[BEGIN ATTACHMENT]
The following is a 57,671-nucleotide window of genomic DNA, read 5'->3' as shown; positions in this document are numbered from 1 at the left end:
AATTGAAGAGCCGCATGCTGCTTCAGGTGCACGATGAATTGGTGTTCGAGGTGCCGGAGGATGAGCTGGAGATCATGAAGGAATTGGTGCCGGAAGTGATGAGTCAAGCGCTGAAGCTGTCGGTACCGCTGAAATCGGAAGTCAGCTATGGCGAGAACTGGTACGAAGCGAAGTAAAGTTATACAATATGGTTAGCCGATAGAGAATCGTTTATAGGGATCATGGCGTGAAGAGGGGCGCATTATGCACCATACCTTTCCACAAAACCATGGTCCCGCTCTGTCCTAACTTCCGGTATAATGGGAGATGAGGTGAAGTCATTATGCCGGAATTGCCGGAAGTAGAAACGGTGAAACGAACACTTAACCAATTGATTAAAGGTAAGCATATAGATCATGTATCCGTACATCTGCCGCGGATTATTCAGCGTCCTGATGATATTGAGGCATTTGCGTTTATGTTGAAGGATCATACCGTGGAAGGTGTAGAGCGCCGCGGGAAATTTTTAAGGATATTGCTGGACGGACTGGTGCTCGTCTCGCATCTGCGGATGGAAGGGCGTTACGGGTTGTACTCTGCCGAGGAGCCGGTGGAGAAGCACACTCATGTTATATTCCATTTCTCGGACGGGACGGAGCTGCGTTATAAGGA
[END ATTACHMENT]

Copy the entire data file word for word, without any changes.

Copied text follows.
The following is a 57,671-nucleotide window of genomic DNA, read 5'->3' as shown; positions in this document are numbered from 1 at the left end:
AATTGAAGAGCCGCATGCTGCTTCAGGTGCACGATGAATTGGTGTTCGAGGTGCCGGAGGATGAGCTGGAGATCATGAAGGAATTGGTGCCGGAAGTGATGAGTCAAGCGCTGAAGCTGTCGGTACCGCTGAAATCGGAAGTCAGCTATGGCGAGAACTGGTACGAAGCGAAGTAAAGTTATACAATATGGTTAGCCGATAGAGAATCGTTTATAGGGATCATGGCGTGAAGAGGGGCGCATTATGCACCATACCTTTCCACAAAACCATGGTCCCGCTCTGTCCTAACTTCCGGTATAATGGGAGATGAGGTGAAGTCATTATGCCGGAATTGCCGGAAGTAGAAACGGTGAAACGAACACTTAACCAATTGATTAAAGGTAAGCATATAGATCATGTATCCGTACATCTGCCGCGGATTATTCAGCGTCCTGATGATATTGAGGCATTTGCGTTTATGTTGAAGGATCATACCGTGGAAGGTGTAGAGCGCCGCGGGAAATTTTTAAGGATATTGCTGGACGGACTGGTGCTCGTCTCGCATCTGCGGATGGAAGGGCGTTACGGGTTGTACTCTGCCGAGGAGCCGGTGGAGAAGCACACTCATGTTATATTCCATTTCTCGGACGGGACGGAGCTGCGTTATAAGGA